Give In transforms the gallery into a Museum of Curiosities, with pseudo-archaeological objects in cabinets punctuating the space, an installation cum magician's trick, and brand new tromp l'oeil sculptures.
Over the last three decades, Turk has relentlessly challenged the notions of value, authorship and identity in his work, audaciously intermingling references both to modern masters, and to himself, in the pieces he creates. Give In plays with the modernist framework; the works presented allude to the nuances of language, philosophy and to the Age of Reason and beyond. Paternal art historical references are layered like geological strata: Josef Albers, Joseph Beuys, Christo, Marcel Duchamp, Damien Hirst, Donald Judd and Joseph Kosuth, are familiar forbearers who resonate in his work.
Turk will premiere new works inspired by the defining 'boxes' Judd began in the Sixties. Balloons, Nature Nurture, Purgatory and Ship in a Bottle (all 2017) cleverly fuse the careful minimalist structures of the Juddish boxes with the worn and discarded found objects within. Viewers are forced to look, and then look again. By juxtaposing these materials, Turk elevates familiarly banal objects to undeniably significant pieces of art, pushing the viewer to take notice of the form and function of the object. This idea is echoed in Rotrophydhian (2017), the museum's high alter, in which the sleek, clinical Pop Art aesthetic of Hirst's iconic 'medicine cabinets' are challenged by the very detritus that fills it - making provocative references to utopian images of an ideal society and addressing age-old philosophical preoccupations with birth, death and decay. These latest works add another layer of illusion to the artist's subversion of the rules of commercial art.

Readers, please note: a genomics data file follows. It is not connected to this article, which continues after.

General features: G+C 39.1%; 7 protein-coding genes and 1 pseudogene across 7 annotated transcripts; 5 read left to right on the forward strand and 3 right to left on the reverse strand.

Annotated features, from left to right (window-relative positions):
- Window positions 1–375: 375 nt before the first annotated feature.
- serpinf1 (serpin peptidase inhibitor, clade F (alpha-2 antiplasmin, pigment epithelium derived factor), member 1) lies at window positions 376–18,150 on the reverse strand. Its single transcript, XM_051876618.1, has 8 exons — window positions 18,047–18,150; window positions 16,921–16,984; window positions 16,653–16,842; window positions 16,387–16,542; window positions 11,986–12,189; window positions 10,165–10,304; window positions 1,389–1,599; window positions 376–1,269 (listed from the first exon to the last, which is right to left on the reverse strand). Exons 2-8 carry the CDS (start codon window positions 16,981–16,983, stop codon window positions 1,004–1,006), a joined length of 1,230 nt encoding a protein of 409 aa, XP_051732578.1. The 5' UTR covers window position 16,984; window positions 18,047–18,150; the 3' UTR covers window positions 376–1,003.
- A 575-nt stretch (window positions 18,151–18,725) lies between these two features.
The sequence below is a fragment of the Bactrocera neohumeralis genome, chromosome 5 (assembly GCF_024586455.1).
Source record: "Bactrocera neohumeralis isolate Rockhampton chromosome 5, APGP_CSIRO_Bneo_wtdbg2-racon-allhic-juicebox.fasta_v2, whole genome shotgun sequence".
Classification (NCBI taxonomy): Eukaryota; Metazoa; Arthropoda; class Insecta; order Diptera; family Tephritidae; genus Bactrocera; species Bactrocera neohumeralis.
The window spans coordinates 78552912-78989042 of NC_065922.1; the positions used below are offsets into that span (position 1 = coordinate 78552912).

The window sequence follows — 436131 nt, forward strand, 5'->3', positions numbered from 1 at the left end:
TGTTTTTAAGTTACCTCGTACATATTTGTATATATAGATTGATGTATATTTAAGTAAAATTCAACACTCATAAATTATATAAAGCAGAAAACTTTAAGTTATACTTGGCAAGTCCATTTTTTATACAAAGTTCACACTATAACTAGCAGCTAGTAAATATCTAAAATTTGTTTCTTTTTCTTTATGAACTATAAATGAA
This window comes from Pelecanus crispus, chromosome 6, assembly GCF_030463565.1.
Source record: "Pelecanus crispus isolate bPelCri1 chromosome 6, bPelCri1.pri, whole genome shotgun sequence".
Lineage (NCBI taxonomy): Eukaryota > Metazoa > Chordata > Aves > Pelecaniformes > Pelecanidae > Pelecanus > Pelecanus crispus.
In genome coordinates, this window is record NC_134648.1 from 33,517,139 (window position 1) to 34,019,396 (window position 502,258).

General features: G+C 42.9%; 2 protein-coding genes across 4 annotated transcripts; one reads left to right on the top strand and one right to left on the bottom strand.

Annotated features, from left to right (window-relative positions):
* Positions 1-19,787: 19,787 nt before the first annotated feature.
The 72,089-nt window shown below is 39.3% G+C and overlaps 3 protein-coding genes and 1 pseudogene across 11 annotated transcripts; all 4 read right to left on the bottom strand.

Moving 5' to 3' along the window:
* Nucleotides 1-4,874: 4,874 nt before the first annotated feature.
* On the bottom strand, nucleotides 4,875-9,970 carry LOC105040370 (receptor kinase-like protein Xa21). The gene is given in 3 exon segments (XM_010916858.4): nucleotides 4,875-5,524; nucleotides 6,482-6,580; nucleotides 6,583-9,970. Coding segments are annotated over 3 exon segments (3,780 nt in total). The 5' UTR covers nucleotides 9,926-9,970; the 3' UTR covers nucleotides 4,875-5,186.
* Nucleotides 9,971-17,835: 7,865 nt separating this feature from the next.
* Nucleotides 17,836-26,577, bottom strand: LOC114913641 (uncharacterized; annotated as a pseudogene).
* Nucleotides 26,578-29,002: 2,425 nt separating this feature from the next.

In our post-factual reality, the transition between throwaway rubbish and that which is elevated to the bastions of high art - through casting in bronze with Turk's pioneering trompe l'oeil surface - is not so instantly perceptible and requires our close observation. Injuries also Occur in the Language (2015), Triple QX, ATF Plus (2015), Killer Filler (2017) and Painted Bronze Paint (2016) are exquisitely detailed sculptures that resemble punctured and depleted footballs, petrol cans, car filler and paint tubes respectively.
As visitors walk through the gallery they will eventually come to enter Give In (2017), an installation that welcomes, puzzles and intrigues. An impish reference to Duchamp's infamous last major artwork Étant donnés (Given) (1946-66), Give In is an optical illusion, visible only through a key hole in an old wooden door; instead of Duchamp's tableau of a nude woman lying on her back, Turk presents his audience with a distorted examination of self, through the lens of the artist.